RE: inverting y axis in DensityPlot

*To*: mathgroup at smc.vnet.net*Subject*: [mg27278] RE: [mg27271] inverting y axis in DensityPlot*From*: "Wolf, Hartmut" <Hartmut.Wolf at t-systems.de>*Date*: Sun, 18 Feb 2001 02:52:12 -0500 (EST)*Sender*: owner-wri-mathgroup at wolfram.com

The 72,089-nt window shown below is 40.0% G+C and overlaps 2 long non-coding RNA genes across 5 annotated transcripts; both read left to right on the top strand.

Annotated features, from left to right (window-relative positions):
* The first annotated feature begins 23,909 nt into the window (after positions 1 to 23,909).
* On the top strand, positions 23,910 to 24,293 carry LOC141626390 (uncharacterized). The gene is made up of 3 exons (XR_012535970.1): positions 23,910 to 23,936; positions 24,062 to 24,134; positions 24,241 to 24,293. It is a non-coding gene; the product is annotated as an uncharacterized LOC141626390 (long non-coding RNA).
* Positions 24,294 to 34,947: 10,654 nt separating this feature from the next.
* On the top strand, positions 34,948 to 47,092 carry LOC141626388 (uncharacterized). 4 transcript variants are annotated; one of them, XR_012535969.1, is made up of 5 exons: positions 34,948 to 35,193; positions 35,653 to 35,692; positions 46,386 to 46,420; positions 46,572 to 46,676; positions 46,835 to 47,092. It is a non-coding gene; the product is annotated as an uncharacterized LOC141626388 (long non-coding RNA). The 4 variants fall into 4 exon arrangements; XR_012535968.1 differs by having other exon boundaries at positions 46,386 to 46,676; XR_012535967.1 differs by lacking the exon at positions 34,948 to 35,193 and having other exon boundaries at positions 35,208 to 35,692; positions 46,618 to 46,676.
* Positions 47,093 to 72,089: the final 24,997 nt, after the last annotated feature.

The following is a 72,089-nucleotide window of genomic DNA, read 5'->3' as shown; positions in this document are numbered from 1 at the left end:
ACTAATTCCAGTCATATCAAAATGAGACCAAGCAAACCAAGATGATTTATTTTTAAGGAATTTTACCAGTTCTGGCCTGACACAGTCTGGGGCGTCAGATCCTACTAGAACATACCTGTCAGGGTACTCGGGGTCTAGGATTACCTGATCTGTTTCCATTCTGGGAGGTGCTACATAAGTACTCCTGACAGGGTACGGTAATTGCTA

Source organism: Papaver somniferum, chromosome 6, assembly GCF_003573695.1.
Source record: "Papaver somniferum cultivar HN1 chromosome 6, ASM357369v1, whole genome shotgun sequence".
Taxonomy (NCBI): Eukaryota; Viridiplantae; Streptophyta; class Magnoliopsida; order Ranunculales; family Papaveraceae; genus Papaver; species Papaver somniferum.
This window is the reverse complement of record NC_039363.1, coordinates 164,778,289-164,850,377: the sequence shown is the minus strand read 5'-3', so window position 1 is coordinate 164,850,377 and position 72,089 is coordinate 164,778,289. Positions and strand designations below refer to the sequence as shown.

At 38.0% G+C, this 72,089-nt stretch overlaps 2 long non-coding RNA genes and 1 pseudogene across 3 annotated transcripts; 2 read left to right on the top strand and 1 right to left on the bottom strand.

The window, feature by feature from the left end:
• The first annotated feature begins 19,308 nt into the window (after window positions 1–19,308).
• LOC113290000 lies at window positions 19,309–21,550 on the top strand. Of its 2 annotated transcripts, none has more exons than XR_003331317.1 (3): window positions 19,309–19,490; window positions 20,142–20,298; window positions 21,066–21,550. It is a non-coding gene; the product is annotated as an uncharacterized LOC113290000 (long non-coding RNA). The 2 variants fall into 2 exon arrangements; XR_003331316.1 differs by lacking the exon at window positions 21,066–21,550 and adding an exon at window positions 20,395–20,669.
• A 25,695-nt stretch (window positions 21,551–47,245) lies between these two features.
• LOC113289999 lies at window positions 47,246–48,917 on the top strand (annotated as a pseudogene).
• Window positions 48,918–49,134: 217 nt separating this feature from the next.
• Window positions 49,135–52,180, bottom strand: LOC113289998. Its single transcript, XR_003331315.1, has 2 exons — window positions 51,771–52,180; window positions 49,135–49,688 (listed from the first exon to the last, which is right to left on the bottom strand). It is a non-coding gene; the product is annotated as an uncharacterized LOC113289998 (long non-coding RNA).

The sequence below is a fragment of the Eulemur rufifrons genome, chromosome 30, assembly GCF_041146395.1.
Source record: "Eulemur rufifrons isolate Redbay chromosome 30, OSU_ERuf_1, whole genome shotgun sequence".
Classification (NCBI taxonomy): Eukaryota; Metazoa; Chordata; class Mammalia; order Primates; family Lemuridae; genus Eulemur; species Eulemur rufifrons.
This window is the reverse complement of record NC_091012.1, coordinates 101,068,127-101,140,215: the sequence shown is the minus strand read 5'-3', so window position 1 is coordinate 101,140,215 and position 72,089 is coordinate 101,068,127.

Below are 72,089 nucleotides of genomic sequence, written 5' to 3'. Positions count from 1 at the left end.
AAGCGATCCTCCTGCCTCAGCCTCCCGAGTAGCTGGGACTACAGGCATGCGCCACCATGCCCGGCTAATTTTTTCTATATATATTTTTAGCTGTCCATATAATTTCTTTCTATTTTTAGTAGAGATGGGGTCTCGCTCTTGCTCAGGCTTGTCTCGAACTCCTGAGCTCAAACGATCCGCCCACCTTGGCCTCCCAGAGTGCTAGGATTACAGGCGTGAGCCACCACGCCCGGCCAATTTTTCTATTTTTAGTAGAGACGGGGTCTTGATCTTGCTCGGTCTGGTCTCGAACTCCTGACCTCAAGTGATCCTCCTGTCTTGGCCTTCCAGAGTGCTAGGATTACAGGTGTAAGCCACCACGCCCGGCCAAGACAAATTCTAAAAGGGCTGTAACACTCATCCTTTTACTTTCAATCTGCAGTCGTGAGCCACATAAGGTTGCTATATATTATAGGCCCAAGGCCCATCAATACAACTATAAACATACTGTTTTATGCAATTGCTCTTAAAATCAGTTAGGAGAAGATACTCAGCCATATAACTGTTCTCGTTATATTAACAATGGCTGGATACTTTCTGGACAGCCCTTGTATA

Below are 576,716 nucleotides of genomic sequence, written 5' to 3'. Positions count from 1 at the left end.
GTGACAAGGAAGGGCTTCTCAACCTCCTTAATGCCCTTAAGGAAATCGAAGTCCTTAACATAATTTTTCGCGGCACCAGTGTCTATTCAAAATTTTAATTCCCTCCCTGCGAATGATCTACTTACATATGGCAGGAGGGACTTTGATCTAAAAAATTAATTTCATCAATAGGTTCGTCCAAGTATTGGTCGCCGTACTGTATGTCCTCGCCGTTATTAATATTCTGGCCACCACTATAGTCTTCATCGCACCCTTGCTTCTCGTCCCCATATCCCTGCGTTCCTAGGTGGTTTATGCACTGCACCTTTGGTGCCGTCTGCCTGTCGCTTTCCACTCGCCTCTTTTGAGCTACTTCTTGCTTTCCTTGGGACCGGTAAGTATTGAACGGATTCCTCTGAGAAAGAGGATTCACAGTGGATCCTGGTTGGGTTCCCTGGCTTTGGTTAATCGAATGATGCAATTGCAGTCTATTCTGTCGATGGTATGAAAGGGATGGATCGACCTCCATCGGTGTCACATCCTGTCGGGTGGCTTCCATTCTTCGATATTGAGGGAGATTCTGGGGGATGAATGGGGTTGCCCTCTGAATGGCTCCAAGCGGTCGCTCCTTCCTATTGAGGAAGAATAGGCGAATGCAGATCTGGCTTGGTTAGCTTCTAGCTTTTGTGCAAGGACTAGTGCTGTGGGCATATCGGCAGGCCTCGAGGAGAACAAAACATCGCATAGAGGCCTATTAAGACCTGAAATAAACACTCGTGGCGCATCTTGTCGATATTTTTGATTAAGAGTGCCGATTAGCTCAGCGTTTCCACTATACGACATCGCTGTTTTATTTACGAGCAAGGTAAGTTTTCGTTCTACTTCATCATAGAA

-----Original Message----- From: Matthias Hertel [mailto:wir95cgu at studserv.uni-leipzig.de] To: mathgroup at smc.vnet.net Subject: [mg27278] [mg27271] inverting y axis in DensityPlot Hello, I would like to display the design matrix of a medium-sized general least-squares problem as a bitmap. (It's too large for StandardForm or MatrixForm to be useful, yet its structure is simple enough that one can tell if something has gone really wrong just by looking at a DensityPlot.) ListDensityPlot[desmtx, Mesh->False] almost does what I want, but the matrix is displayed upside down (desmtx[[1,1]] is in the *bottom* left corner). ListDensityPlot[Reverse@desmtx, Mesh->False] is closer, but now the frame tick marks are wrong (don't correspond to the row index). It would be perfect if there was something like ListDensityPlot[desmtx, InvertY->True, Mesh->False] that's just like a normal ListDensityPlot but with the y axis flipped. But there isn't. So, how can I get a DensityPlot with (0, 0) in the top left corner and y increasing downwards? Thanks Matthias ----------------- Matthias, let's make up an example: In[1]:= t = Table[Sin[x^2 - x y], {y, 0., 6, 6/50}, {x, 0., 6, 6/50}]; In[2]:= g = ListDensityPlot[t, MeshRange -> {{-0.5, 50.5}, {-0.5, 50.5}}, Mesh -> False] We have 51 points in each direction, and we adjusted MeshRange a bit as to have the Tick marks point to the center of our raster "pixels" and not to their left lower corners. Now if we plot with the y-axes reversed In[4]:= gy = ListDensityPlot[Reverse@t, MeshRange -> {{-0.5, 50.5}, {-0.5, 50.5}}, Mesh -> False] we get (of course) the same tick marks, corresponding to the indices of the reversed matrix. But you want to have them correspond to the indices of the original matrix. You can do that by either specifying the FrameTicks explicitly or with a hand-crafted tick function, yet the better idea seems to be: just take the automatically generated tick marks of the graphics and manipulate their labels a bit such that they'll come out "right". Now we can't get at the FrameTicks of a DensityGraphics by FullOptions (which does next to nothing here) nor by FullGraphics (which here does exactly nothing). The trick is to convert the DensityGraphics to a Graphics first: In[5]:= rg = Graphics[gy] and then get at the FullOptions In[6]:= opts = FullOptions[rg]; Now we can do what we want, I did it this way: In[7]:= Block[{minlab = Infinity, maxlab = -Infinity}, Show[rg, opts /. (FrameTicks -> {bottom_, left_, up_, right_}) :> FrameTicks -> {bottom, left /. {y_, ylabel_?NumberQ, len_, style_} /; (If[ylabel > maxlab, maxlab = ylabel]; If[ylabel < minlab, minlab = ylabel]; True) :> {y, maxlab - ylabel + minlab, len, style}, up, right}]] This code deserves some explanation. As you see we manipulate the tick marks to the left. As generated by the automatic tick function the labels are numeric (not explicitly converted to strings) -- this is our luck. The intend of the conversion formula is clear, but how come the right values of maxlab and minlab (at the right time)? RuleDelayed does not evaluate it's rhs (it has the HoldRest attribute), but the lhs is evaluated and such is the condition on the pattern, which we just set to True, but misuse it as a hook to calculate the minimum and maximum for the labels on the fly. -- Hartmut